Walk with your dog to bond closely
Besides your ordinary walks with your dog around the neighborhood, try taking your dog to different places and walk with it. Try going to forests or expansive parks where the dog can run as well. Seeing other sites will make an impression on the dog and will definitely be a memory.
Play daily with your puppy to make it remember you
When you are playing with your dog, you are showing your fun part to the dog, and it feels like it is the one provoking these reactions out of you. Hence, when entertaining each other, you create a better bond with them.
Try playing fetch with a frisbee, letting the dog bite a rope, and then moving it around with it following the rope. Try slightly to anger the dog to chase and “capture” you. (don’t let the dog bite you too much, though). There are many activities to try!
Have a deep and meaningful chat with your puppy
Often when a person who has a dog is going through a difficult time and feels upset or sad or angry, the dog senses that. Many dogs will approach you to comfort you.
You should let the dog do that. It will try to hug you, kiss you, and sit on your lap. I assure you, it works! If you reward it with a smile, you will make the dog feeling very happy to have lifted up your spirits.
Share Special Events With Your Dog
Make sure to show your dog your joy when getting a promotion or getting engaged. They can feel your excitement, and they automatically experience it as their joy. Also, take your dog with you during Christmas time to your family dinner.
Christmas time always appeals to them because of the Christmas tree, the fairy lights, the abundance of food, and of course, the unlimited amount of Christmas decorations they can chew on!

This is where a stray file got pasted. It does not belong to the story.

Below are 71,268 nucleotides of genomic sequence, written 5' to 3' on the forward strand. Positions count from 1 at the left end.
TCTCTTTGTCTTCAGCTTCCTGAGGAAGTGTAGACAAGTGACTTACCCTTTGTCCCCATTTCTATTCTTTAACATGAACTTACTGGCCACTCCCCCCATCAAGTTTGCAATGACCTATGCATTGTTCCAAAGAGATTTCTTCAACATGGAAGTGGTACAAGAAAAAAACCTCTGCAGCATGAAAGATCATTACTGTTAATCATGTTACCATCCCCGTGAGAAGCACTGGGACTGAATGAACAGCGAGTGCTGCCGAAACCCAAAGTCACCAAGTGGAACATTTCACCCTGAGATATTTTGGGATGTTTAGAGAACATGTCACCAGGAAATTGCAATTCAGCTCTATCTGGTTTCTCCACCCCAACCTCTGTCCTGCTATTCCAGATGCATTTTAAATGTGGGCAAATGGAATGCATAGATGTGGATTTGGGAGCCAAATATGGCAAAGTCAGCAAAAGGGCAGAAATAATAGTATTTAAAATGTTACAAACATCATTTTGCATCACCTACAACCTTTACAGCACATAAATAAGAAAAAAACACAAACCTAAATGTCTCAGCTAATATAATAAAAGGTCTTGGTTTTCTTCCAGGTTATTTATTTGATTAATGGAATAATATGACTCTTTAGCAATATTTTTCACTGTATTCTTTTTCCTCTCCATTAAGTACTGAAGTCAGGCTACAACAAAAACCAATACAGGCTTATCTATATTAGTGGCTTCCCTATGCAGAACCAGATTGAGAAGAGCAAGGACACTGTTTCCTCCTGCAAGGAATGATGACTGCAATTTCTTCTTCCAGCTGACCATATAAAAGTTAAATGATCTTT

Travel “doggo” buddies – Create memories on the road!
Planning to go on a trip? What is a better company than your dog? Take them with you and give them a fantastic experience of getting on an airplane or a boat.
Another great way to bond with your dog is to take them on a trip to the beach!
Will My Dog Remember Me Closing Thoughts
In conclusion, dogs’ memory is crucial for them and for humans too. Although all the kinds of memory function as one of the most basic ways to communicate with other dogs and humans, their memories are beneficial since they enable humans to train and instruct them.
The most important of all is that dogs can remember their owners and not only, if not forever, for long periods.
Humans are still doing research on how dogs’ memory works. We can be optimistic and hope that we will have a clearer perspective on how dogs actually use their memories to the fullest in the future.
Their memory is also a key factor for establishing a good relationship with your dogs and building a loving and essential bond that they will never forget.